Sin did bad things to marriage, like it did to so many other things.

 

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The Wanderer
1 hour ago, B/W Photodude said:

The story may have been more challenging if they were of different religions prior to marriage.

More challenging to who though?

Keeping in mind the fundamental belief on UNITY, how do we define "unequally yoked?"

NOTE: that is a loaded question. :)

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phkrause
17 hours ago, The Wanderer said:

how do we define "unequally yoked

I've always thought that would be people of two different denominations and/or a unbeliever (gentle, as the Hebrews/Jews used to say)

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LifeHiscost

Would not this always apply?

 

43 “You have heard that it was said, ‘You shall love your neighbor and hate your enemy.’ 44 [a]But I say to you, love your enemies, bless those who curse you, do good to those who hate you, and pray for those who spitefully use you and persecute you, 45 that you may be sons of your Father in heaven; for He makes His sun rise on the evil and on the good, and sends rain on the just and on the unjust. Matthew 5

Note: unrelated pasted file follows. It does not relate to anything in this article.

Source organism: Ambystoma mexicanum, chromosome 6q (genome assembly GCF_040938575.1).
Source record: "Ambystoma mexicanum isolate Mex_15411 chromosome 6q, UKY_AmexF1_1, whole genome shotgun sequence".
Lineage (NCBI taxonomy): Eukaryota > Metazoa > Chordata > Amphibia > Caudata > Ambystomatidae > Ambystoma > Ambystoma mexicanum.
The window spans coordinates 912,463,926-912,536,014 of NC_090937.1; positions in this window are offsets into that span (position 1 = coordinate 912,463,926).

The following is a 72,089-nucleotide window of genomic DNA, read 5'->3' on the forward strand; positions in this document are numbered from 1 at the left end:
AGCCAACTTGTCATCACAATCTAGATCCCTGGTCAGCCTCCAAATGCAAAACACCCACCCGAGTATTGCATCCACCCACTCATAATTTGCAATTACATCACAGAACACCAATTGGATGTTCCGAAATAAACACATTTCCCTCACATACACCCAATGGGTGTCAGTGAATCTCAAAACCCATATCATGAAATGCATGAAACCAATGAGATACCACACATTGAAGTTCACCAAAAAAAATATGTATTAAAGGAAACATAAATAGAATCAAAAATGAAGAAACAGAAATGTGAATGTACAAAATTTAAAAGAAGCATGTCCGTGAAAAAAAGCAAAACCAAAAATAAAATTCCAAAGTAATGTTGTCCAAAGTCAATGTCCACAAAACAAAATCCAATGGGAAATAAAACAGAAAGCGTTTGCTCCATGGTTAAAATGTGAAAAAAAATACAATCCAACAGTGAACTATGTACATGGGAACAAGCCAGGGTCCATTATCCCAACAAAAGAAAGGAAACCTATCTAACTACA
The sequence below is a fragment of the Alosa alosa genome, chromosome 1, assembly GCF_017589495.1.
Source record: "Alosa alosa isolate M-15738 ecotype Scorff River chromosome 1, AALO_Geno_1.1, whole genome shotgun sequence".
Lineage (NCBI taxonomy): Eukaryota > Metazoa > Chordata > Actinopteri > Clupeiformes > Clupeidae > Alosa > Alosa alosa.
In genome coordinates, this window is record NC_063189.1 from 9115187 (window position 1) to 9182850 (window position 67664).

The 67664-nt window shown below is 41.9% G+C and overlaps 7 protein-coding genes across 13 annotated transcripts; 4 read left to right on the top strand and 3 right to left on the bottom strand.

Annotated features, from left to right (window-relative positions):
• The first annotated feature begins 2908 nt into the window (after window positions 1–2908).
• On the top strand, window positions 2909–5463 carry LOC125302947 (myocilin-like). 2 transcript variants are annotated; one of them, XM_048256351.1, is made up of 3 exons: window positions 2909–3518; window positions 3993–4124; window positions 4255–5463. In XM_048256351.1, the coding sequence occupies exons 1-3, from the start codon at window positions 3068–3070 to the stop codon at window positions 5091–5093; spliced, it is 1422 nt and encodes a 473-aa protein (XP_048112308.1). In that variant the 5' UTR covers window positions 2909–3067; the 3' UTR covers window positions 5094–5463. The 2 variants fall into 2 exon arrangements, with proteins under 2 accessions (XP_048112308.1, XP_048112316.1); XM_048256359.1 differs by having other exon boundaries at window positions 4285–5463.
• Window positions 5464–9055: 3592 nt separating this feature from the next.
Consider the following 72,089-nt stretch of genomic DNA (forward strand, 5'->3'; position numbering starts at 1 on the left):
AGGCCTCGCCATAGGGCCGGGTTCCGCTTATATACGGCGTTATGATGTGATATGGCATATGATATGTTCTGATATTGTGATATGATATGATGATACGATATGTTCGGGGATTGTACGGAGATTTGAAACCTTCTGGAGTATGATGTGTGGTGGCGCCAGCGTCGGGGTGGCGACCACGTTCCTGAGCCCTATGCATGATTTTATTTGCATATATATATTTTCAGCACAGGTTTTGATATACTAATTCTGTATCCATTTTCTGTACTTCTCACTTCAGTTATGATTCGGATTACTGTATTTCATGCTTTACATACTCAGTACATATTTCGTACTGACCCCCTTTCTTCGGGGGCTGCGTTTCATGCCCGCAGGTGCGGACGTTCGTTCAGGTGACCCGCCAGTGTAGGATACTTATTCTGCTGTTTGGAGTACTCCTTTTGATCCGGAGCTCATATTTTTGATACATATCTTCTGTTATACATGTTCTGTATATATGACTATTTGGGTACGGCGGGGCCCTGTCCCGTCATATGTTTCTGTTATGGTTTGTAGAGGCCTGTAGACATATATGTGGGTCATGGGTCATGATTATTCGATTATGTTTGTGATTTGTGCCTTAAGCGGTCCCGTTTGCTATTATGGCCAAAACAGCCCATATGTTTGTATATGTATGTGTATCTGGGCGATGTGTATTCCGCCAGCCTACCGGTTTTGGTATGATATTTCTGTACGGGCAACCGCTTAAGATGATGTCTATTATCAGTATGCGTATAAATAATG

God is Love!~Jesus saves!  :D

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LifeHiscost
10 minutes ago, LifeHiscost said:

Would not this always apply?

 

43 “You have heard that it was said, ‘You shall love your neighbor and hate your enemy.’ 44 [a]But I say to you, love your enemies, bless those who curse you, do good to those who hate you, and pray for those who spitefully use you and persecute you, 45 that you may be sons of your Father in heaven; for He makes His sun rise on the evil and on the good, and sends rain on the just and on the unjust. Matthew 5

God is Love!~Jesus saves!  :D